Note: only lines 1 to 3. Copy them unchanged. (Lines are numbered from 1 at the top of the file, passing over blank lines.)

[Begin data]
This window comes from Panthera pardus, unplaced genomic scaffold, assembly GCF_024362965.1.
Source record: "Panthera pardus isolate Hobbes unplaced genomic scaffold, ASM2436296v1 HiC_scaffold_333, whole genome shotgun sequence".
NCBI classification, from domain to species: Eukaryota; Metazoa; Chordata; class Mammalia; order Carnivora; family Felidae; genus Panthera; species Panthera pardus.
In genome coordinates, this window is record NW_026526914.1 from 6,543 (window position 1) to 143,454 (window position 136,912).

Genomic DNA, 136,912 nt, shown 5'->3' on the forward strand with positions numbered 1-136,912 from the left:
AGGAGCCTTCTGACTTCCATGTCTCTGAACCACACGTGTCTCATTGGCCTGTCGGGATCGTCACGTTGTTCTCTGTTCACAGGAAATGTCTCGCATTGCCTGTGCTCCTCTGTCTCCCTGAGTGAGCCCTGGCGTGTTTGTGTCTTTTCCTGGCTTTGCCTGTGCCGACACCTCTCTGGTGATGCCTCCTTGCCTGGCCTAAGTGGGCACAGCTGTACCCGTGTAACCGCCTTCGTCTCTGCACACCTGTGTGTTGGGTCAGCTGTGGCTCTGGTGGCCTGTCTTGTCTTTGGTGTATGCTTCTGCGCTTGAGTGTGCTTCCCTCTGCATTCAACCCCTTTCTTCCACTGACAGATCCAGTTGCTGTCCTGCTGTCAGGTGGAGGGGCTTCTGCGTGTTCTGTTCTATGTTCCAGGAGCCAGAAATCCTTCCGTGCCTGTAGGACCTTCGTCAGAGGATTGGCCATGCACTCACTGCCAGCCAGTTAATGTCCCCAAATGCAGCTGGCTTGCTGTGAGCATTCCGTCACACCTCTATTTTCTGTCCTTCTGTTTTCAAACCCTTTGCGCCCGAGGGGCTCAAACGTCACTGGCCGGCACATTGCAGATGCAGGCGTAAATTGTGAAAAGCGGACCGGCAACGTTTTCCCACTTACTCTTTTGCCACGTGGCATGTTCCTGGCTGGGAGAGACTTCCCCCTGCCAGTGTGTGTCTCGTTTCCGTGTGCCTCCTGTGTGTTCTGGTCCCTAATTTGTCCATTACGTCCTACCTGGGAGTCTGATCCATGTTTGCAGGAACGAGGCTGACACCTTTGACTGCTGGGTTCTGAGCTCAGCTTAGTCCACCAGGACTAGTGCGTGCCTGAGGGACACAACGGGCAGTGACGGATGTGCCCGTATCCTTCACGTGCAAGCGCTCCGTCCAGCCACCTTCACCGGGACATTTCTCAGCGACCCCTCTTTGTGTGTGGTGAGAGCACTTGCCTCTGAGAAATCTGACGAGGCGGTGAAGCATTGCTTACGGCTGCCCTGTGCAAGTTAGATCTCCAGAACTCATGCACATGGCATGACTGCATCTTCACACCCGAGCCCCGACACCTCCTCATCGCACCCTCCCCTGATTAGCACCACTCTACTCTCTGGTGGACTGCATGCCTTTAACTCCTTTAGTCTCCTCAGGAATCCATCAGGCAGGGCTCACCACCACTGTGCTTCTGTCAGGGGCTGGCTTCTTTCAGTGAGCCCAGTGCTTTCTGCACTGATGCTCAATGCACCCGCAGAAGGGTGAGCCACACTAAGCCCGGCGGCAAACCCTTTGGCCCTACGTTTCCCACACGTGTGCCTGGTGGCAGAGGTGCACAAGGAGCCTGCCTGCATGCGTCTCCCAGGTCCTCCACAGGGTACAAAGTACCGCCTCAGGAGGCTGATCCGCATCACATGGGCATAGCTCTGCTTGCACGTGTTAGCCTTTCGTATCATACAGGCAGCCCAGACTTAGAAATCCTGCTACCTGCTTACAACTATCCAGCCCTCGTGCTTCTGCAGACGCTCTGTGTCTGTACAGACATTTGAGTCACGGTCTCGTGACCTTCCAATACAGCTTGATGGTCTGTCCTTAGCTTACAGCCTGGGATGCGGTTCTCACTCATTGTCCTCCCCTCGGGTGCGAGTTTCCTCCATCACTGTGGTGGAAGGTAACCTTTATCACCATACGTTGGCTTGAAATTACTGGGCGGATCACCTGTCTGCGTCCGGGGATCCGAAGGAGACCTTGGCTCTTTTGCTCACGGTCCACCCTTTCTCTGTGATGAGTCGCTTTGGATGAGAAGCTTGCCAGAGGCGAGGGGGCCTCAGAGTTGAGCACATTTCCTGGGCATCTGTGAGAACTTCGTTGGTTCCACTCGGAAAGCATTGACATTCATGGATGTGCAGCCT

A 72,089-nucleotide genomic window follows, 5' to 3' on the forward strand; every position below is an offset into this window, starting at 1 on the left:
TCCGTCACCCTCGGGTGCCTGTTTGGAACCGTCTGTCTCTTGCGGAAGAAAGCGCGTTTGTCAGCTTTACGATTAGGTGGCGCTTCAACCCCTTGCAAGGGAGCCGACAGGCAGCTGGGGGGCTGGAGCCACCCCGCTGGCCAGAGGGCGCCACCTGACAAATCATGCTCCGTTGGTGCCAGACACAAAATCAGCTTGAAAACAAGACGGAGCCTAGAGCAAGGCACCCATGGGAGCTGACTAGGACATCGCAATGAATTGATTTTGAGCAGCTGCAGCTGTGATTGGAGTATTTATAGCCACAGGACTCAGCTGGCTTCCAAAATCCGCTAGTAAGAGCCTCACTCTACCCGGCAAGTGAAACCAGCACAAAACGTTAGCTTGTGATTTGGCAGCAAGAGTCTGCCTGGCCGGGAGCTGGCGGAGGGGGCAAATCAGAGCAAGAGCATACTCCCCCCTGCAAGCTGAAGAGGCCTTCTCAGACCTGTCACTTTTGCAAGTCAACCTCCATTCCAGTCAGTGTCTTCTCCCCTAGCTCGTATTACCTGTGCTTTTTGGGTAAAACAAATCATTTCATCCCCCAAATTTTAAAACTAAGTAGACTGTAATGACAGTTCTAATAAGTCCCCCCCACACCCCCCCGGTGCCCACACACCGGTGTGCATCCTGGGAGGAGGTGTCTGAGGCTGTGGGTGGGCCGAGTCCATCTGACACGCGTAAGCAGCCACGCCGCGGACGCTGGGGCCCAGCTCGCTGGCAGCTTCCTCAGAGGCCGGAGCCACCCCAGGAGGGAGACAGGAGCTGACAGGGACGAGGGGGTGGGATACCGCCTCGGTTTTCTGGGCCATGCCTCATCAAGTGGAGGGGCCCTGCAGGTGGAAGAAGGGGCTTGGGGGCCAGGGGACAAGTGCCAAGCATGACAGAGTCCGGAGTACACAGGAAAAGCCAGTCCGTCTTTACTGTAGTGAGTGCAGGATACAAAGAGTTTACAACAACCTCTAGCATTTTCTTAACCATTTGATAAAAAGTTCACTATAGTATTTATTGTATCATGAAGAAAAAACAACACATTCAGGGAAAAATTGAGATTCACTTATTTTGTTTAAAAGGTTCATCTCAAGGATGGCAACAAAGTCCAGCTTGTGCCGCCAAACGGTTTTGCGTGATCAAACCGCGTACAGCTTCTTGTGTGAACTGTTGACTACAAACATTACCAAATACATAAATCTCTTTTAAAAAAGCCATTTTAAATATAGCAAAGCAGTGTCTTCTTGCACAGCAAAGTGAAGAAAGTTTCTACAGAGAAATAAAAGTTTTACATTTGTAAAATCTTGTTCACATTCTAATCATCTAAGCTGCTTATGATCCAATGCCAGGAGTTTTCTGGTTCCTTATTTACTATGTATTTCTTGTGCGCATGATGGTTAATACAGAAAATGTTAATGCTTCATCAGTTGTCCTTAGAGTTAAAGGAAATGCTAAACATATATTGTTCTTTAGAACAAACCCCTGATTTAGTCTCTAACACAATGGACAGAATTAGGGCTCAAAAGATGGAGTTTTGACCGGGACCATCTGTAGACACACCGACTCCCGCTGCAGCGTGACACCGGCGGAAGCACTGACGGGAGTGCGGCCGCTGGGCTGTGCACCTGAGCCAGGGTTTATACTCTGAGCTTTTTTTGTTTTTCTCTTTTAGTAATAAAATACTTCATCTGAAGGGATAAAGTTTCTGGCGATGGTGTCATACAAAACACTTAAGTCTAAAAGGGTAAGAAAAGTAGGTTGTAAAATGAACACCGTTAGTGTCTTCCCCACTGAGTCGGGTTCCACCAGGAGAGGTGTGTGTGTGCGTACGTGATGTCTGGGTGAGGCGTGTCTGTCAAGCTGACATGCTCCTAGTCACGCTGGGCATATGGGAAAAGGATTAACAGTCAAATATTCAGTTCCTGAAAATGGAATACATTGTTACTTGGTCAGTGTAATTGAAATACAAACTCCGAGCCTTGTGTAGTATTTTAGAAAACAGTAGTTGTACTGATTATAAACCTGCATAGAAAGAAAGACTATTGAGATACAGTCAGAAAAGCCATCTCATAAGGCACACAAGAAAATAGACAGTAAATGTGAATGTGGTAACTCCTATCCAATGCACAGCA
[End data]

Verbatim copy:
This window comes from Panthera pardus, unplaced genomic scaffold, assembly GCF_024362965.1.
Source record: "Panthera pardus isolate Hobbes unplaced genomic scaffold, ASM2436296v1 HiC_scaffold_333, whole genome shotgun sequence".
NCBI classification, from domain to species: Eukaryota; Metazoa; Chordata; class Mammalia; order Carnivora; family Felidae; genus Panthera; species Panthera pardus.